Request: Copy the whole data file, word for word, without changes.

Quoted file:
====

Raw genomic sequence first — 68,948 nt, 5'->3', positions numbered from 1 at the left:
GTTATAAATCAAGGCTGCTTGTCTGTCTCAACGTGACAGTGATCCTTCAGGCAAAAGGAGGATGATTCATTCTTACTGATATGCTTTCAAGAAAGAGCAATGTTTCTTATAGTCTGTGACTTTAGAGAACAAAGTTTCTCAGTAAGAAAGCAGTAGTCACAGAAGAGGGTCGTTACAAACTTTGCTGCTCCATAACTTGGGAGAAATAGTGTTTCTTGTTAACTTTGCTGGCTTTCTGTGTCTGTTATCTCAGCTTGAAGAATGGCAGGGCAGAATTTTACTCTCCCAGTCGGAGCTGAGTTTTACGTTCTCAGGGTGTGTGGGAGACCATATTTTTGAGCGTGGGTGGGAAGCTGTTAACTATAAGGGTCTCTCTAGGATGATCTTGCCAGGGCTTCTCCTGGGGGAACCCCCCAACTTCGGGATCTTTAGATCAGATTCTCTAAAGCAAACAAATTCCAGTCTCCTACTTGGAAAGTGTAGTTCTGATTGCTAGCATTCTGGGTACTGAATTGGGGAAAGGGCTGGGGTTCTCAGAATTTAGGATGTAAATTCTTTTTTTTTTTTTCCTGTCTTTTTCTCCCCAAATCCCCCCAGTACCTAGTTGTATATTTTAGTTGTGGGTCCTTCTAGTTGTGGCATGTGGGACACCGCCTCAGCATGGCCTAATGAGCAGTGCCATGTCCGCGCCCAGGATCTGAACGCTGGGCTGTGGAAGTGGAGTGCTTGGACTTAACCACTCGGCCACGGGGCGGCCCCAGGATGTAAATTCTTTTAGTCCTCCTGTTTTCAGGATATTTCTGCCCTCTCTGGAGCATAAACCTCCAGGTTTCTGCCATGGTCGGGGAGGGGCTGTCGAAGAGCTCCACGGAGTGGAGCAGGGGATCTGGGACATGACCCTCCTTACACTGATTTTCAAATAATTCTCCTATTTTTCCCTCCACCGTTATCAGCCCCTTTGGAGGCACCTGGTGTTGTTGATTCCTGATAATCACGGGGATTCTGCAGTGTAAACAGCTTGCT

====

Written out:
Raw genomic sequence first — 68,948 nt, 5'->3', positions numbered from 1 at the left:
GTTATAAATCAAGGCTGCTTGTCTGTCTCAACGTGACAGTGATCCTTCAGGCAAAAGGAGGATGATTCATTCTTACTGATATGCTTTCAAGAAAGAGCAATGTTTCTTATAGTCTGTGACTTTAGAGAACAAAGTTTCTCAGTAAGAAAGCAGTAGTCACAGAAGAGGGTCGTTACAAACTTTGCTGCTCCATAACTTGGGAGAAATAGTGTTTCTTGTTAACTTTGCTGGCTTTCTGTGTCTGTTATCTCAGCTTGAAGAATGGCAGGGCAGAATTTTACTCTCCCAGTCGGAGCTGAGTTTTACGTTCTCAGGGTGTGTGGGAGACCATATTTTTGAGCGTGGGTGGGAAGCTGTTAACTATAAGGGTCTCTCTAGGATGATCTTGCCAGGGCTTCTCCTGGGGGAACCCCCCAACTTCGGGATCTTTAGATCAGATTCTCTAAAGCAAACAAATTCCAGTCTCCTACTTGGAAAGTGTAGTTCTGATTGCTAGCATTCTGGGTACTGAATTGGGGAAAGGGCTGGGGTTCTCAGAATTTAGGATGTAAATTCTTTTTTTTTTTTTCCTGTCTTTTTCTCCCCAAATCCCCCCAGTACCTAGTTGTATATTTTAGTTGTGGGTCCTTCTAGTTGTGGCATGTGGGACACCGCCTCAGCATGGCCTAATGAGCAGTGCCATGTCCGCGCCCAGGATCTGAACGCTGGGCTGTGGAAGTGGAGTGCTTGGACTTAACCACTCGGCCACGGGGCGGCCCCAGGATGTAAATTCTTTTAGTCCTCCTGTTTTCAGGATATTTCTGCCCTCTCTGGAGCATAAACCTCCAGGTTTCTGCCATGGTCGGGGAGGGGCTGTCGAAGAGCTCCACGGAGTGGAGCAGGGGATCTGGGACATGACCCTCCTTACACTGATTTTCAAATAATTCTCCTATTTTTCCCTCCACCGTTATCAGCCCCTTTGGAGGCACCTGGTGTTGTTGATTCCTGATAATCACGGGGATTCTGCAGTGTAAACAGCTTGCT